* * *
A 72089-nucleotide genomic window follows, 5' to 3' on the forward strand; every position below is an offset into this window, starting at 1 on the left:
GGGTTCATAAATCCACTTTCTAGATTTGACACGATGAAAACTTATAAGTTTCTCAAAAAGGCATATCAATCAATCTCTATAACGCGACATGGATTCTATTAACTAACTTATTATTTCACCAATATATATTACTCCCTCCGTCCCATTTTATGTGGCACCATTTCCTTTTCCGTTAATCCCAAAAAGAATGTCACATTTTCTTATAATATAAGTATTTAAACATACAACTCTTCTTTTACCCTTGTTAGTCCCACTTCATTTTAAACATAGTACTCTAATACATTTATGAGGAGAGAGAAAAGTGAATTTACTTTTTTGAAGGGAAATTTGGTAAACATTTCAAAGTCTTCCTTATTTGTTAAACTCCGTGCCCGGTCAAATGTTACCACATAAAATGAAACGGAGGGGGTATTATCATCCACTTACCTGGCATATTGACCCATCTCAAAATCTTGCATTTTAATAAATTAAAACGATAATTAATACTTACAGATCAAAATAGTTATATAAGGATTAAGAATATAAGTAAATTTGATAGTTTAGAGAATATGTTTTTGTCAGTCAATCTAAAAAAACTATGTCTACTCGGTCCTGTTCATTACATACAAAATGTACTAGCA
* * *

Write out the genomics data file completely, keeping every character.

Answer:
A 72089-nucleotide genomic window follows, 5' to 3' on the forward strand; every position below is an offset into this window, starting at 1 on the left:
GGGTTCATAAATCCACTTTCTAGATTTGACACGATGAAAACTTATAAGTTTCTCAAAAAGGCATATCAATCAATCTCTATAACGCGACATGGATTCTATTAACTAACTTATTATTTCACCAATATATATTACTCCCTCCGTCCCATTTTATGTGGCACCATTTCCTTTTCCGTTAATCCCAAAAAGAATGTCACATTTTCTTATAATATAAGTATTTAAACATACAACTCTTCTTTTACCCTTGTTAGTCCCACTTCATTTTAAACATAGTACTCTAATACATTTATGAGGAGAGAGAAAAGTGAATTTACTTTTTTGAAGGGAAATTTGGTAAACATTTCAAAGTCTTCCTTATTTGTTAAACTCCGTGCCCGGTCAAATGTTACCACATAAAATGAAACGGAGGGGGTATTATCATCCACTTACCTGGCATATTGACCCATCTCAAAATCTTGCATTTTAATAAATTAAAACGATAATTAATACTTACAGATCAAAATAGTTATATAAGGATTAAGAATATAAGTAAATTTGATAGTTTAGAGAATATGTTTTTGTCAGTCAATCTAAAAAAACTATGTCTACTCGGTCCTGTTCATTACATACAAAATGTACTAGCA